HHP say heating systems are not up to standards
The infra-red heating systems is currently installed in 206 of its properties and the move, ahead of its board meeting on Wednesday, comes after a large number of tenants had raised serious concerns over the high cost of running the systems and about their inefficiency in heating their homes.
HHP conducted a year-long monitoring exercise of the systems, and has now concluded that they need to be replaced.
In January, concerns over the systems led two of HHP’s tenants in Stornoway to launch an online petition calling for their removal which has received 229 signatures to date and with a string of comments from other tenants detailing their issues with the system.
Petition organisers, Stornoway-based HHP tenants Hazel McManus and Suzanne Macaulay, highlighted their experiences of using the heaters in an interview with Local Democracy Reporting Service.
Hazel McManus said that while she acknowledged that many were struggling to pay for their energy bills, the high cost of running the infra-red system, and the inefficiency of it, meant she was putting large amounts of her income onto her pre-payment meter for heating, only to be left sitting in her house “shivering”.
In the first 28 days of January, Hazel, who works shifts as a house-keeper in a local hotel and relies on Universal Credit to top up her income, confirmed that she had spent £336 on heating the home for herself and her family of three children, and during the recent cold snap the infra-red system had only managed to heat their home to 14c.
Responding to the recommendation going to HHP’s board to remove the infra-red heating system, Hazel McManus said: “I feel it is a long overdue decision, and the only morally-correct decision to make. I also won’t believe that decision until it is in writing with a reasonable timescale in place.”
With the monitoring exercise now complete, the report on the heating system set to go before HHP’s board meeting says that as a registered social landlord it is required to meet standards for the energy efficiency of social housing and is required to show that the heating system it uses is efficient and has the support of its tenants.
The report states that the results of the monitoring survey of the heating system carried out over the last twelve months show that while HHP can demonstrate the efficiency of the system “in some cases”, “we no longer have the support of the tenants for this type of heating” and therefore all properties with the system will fail to meet the energy efficiency standards required.
The report states: “The results show a significant number of tenants have reported the systems are not easy to use, they are unable to reach a level of comfort and are proving very expensive. 75 per-cent of those who have infra-red systems are unhappy with them.”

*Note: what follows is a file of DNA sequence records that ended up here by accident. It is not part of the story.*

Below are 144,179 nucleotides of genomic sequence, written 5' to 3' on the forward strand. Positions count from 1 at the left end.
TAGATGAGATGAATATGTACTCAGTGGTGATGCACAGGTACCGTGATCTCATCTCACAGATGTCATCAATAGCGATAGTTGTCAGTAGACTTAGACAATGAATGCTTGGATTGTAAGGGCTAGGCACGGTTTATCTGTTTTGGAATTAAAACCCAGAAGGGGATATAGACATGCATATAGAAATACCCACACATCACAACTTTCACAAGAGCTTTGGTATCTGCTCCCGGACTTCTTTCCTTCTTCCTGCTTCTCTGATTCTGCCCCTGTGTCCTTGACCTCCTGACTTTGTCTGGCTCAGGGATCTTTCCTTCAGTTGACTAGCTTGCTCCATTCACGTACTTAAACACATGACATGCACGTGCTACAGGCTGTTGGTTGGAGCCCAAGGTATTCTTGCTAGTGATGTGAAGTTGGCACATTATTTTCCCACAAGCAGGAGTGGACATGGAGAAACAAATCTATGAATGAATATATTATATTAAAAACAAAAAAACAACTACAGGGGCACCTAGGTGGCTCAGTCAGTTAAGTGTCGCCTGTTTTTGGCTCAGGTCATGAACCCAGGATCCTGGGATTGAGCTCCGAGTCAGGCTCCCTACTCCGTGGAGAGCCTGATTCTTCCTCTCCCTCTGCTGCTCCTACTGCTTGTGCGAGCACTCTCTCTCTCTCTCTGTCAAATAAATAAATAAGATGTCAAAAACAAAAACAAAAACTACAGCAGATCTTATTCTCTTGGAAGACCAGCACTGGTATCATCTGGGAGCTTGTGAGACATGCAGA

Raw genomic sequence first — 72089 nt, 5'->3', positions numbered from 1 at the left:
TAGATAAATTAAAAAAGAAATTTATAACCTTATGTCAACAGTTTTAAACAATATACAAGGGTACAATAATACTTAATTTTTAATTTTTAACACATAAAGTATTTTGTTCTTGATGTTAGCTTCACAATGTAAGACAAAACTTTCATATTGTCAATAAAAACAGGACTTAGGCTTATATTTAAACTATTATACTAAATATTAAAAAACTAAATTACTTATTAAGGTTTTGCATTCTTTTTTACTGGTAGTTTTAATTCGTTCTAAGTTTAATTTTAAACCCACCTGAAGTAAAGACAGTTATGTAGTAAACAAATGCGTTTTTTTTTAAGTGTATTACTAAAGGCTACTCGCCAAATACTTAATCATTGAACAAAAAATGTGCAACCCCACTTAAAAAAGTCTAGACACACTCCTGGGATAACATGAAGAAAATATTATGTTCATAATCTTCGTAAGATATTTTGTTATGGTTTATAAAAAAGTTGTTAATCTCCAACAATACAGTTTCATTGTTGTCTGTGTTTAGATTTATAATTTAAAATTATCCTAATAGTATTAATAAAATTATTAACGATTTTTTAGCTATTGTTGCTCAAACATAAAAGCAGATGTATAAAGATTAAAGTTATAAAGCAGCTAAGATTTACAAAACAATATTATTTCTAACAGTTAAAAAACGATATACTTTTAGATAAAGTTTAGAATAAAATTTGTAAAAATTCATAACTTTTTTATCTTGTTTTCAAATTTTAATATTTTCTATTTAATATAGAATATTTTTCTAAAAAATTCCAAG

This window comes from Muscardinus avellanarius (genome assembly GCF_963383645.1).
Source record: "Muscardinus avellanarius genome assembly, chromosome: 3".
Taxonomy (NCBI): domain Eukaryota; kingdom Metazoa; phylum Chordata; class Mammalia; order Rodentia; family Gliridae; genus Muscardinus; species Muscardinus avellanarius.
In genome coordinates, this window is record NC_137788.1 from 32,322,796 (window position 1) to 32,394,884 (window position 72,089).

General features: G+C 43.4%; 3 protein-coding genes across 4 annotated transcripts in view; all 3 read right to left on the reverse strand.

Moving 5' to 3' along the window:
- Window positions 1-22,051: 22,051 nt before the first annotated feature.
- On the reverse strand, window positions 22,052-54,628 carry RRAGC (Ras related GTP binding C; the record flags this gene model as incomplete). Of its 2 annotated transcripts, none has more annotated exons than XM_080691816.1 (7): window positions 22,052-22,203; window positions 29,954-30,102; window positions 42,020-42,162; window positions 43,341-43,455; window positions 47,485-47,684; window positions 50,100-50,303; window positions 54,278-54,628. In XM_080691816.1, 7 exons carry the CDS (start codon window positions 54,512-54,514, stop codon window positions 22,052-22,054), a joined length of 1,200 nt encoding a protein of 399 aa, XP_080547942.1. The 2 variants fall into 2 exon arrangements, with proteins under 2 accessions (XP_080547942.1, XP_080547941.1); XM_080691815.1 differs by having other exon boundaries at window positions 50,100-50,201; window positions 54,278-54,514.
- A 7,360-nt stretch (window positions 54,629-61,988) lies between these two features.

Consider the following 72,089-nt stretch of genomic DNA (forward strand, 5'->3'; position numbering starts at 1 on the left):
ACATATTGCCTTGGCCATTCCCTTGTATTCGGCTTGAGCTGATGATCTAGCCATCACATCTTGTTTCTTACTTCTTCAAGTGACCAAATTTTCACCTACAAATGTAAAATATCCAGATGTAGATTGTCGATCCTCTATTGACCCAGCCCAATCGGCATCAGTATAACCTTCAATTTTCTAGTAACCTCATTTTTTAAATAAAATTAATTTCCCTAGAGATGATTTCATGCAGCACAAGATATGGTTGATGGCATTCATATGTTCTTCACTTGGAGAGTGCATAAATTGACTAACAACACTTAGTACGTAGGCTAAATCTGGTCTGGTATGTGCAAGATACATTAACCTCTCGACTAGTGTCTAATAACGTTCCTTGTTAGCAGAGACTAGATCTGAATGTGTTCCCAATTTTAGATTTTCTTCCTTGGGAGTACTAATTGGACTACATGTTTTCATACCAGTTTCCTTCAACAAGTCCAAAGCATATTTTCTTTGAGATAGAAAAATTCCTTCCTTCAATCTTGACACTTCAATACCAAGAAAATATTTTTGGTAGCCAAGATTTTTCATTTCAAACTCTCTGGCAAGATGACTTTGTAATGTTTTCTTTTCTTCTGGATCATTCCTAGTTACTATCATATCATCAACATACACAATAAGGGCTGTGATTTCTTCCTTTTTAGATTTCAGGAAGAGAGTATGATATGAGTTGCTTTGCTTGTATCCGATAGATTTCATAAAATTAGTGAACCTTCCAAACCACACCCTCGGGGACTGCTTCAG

In a separate statement, in response to questions as to whether it accepted that its infra-red systems do not provide the consistent room-heating expected at installation, HHP said it accepts that it has been shown to be true in some of the larger homes but it is not true, the housing association states, of every home with the system and that some tenants had reported being happy with the systems.
In terms of concerns that the infra-red systems could not reach comfortable heating levels in cold snaps, HHP stated: “This is not peculiar to infra-red heating systems. A number of heating systems experienced the same problem in the recent cold spell. In some older homes with gas central heating the property had not reached 16c despite being on for 5 hours.”
The report adds: “There is no doubt that huge rises in energy costs over the last 12 to 18 months have been a contributory factor to the increased dis-satisfaction levels and whilst we will continue to support our tenants to find ways to reduce energy bills we also need to accept the result of the survey.”
The conclusion in the report is a recommendation to the board to bring the replacement of the systems forward by seven years to 2023/24 and 2024/25.
But the decision will also create a financial headache for the housing provider who now plans to make the previously unscheduled changes with a preferred option of replacement of the system with air-source heating systems.
It projects that the cost of replacing the system in all 206 homes is £3m, and the report warns that while the proposed replacement of the systems could begin in 2023/24 and conclude the year after, financial constraints due to costs and availability of grant funding may mean that the replacement process would have to have an extended timeline.
In a statement, HHP said: “Replacement of any major component is costly and the board must ensure they have sufficient supporting evidence available prior to making any decision of this magnitude.
“Gathering this evidence has taken time and we can understand tenant’s feeling it was too long, but it was necessary.
“At this stage we cannot pre-empt the decision the Board will take but we will notify tenants as soon as practicable after the board meeting of the outcome.”
Pic - Petition organiser Hazel McManus